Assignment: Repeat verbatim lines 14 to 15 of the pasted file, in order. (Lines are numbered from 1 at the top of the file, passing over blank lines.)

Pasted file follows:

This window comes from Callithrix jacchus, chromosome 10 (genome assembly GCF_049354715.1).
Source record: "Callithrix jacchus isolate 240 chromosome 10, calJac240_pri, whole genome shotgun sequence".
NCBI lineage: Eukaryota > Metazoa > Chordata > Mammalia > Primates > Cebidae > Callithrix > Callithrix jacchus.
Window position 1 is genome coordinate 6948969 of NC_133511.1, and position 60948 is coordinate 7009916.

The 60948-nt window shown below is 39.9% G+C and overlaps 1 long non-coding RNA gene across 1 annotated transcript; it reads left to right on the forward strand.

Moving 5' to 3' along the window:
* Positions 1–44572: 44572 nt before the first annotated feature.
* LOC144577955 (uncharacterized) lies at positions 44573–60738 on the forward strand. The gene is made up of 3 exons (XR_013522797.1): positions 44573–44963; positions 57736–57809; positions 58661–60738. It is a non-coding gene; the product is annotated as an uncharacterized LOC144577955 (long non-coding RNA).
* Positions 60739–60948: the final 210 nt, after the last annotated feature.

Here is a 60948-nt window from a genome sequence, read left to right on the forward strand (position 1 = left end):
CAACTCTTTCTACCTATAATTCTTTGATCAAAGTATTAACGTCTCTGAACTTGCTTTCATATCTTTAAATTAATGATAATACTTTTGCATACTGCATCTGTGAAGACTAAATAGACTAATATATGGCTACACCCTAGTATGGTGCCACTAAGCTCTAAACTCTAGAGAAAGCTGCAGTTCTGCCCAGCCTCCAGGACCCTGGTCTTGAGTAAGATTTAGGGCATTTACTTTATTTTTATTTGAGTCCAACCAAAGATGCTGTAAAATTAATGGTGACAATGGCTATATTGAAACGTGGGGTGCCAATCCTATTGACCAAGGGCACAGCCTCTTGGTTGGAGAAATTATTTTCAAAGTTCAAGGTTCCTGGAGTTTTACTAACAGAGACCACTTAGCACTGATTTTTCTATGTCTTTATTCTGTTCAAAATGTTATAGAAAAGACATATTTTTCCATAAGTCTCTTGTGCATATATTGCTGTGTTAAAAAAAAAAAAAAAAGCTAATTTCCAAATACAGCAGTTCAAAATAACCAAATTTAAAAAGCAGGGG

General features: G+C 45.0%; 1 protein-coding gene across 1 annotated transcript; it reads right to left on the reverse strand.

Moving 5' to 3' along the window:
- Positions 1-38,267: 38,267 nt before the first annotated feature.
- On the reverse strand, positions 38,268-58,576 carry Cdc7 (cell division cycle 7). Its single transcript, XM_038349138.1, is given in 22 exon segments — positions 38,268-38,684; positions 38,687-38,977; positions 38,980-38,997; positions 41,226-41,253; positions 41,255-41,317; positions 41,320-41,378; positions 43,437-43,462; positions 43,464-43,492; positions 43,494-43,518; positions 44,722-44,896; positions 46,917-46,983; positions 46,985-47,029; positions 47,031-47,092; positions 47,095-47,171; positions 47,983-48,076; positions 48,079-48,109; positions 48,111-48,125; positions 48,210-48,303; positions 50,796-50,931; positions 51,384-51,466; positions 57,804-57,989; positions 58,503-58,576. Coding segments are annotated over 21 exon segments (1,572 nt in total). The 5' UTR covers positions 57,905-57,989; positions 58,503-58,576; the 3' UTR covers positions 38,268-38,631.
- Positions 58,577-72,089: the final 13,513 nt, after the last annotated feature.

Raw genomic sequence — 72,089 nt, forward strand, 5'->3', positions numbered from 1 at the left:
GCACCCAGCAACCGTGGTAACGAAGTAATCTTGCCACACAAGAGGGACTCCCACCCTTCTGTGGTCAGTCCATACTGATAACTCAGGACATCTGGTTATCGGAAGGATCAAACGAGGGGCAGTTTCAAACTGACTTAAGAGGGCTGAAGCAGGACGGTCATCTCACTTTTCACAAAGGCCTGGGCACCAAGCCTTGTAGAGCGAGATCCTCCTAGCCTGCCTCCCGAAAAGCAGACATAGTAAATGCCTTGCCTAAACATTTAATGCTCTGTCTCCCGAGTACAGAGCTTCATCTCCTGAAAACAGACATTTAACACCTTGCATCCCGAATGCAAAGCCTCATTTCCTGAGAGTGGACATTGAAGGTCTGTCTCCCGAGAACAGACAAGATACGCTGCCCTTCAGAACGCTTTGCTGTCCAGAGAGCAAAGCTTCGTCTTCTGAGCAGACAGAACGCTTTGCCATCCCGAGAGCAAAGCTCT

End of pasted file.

- Positions 1-38,267: 38,267 nt before the first annotated feature.
- On the reverse strand, positions 38,268-58,576 carry Cdc7 (cell division cycle 7). Its single transcript, XM_038349138.1, is given in 22 exon segments — positions 38,268-38,684; positions 38,687-38,977; positions 38,980-38,997; positions 41,226-41,253; positions 41,255-41,317; positions 41,320-41,378; positions 43,437-43,462; positions 43,464-43,492; positions 43,494-43,518; positions 44,722-44,896; positions 46,917-46,983; positions 46,985-47,029; positions 47,031-47,092; positions 47,095-47,171; positions 47,983-48,076; positions 48,079-48,109; positions 48,111-48,125; positions 48,210-48,303; positions 50,796-50,931; positions 51,384-51,466; positions 57,804-57,989; positions 58,503-58,576. Coding segments are annotated over 21 exon segments (1,572 nt in total). The 5' UTR covers positions 57,905-57,989; positions 58,503-58,576; the 3' UTR covers positions 38,268-38,631.